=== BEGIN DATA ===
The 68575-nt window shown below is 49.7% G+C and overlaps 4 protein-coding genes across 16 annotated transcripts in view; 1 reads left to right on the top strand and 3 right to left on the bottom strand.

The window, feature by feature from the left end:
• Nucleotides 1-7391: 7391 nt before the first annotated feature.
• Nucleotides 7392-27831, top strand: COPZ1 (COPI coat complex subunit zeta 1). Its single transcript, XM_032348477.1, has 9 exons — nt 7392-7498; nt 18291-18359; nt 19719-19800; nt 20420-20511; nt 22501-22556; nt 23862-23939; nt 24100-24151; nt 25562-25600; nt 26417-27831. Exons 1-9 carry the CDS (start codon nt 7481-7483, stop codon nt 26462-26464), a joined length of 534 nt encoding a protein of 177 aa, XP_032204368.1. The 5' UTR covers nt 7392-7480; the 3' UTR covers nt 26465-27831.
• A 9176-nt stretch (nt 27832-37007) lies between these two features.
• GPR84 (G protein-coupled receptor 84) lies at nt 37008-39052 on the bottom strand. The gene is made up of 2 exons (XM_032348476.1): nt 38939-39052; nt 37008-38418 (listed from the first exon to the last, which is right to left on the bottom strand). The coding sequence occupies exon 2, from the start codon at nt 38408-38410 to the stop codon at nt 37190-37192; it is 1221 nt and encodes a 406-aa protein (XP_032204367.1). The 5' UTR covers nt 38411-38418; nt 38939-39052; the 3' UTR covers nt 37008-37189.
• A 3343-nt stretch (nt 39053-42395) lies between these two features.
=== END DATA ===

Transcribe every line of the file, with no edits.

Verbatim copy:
The 68575-nt window shown below is 49.7% G+C and overlaps 4 protein-coding genes across 16 annotated transcripts in view; 1 reads left to right on the top strand and 3 right to left on the bottom strand.

The window, feature by feature from the left end:
• Nucleotides 1-7391: 7391 nt before the first annotated feature.
• Nucleotides 7392-27831, top strand: COPZ1 (COPI coat complex subunit zeta 1). Its single transcript, XM_032348477.1, has 9 exons — nt 7392-7498; nt 18291-18359; nt 19719-19800; nt 20420-20511; nt 22501-22556; nt 23862-23939; nt 24100-24151; nt 25562-25600; nt 26417-27831. Exons 1-9 carry the CDS (start codon nt 7481-7483, stop codon nt 26462-26464), a joined length of 534 nt encoding a protein of 177 aa, XP_032204368.1. The 5' UTR covers nt 7392-7480; the 3' UTR covers nt 26465-27831.
• A 9176-nt stretch (nt 27832-37007) lies between these two features.
• GPR84 (G protein-coupled receptor 84) lies at nt 37008-39052 on the bottom strand. The gene is made up of 2 exons (XM_032348476.1): nt 38939-39052; nt 37008-38418 (listed from the first exon to the last, which is right to left on the bottom strand). The coding sequence occupies exon 2, from the start codon at nt 38408-38410 to the stop codon at nt 37190-37192; it is 1221 nt and encodes a 406-aa protein (XP_032204367.1). The 5' UTR covers nt 38411-38418; nt 38939-39052; the 3' UTR covers nt 37008-37189.
• A 3343-nt stretch (nt 39053-42395) lies between these two features.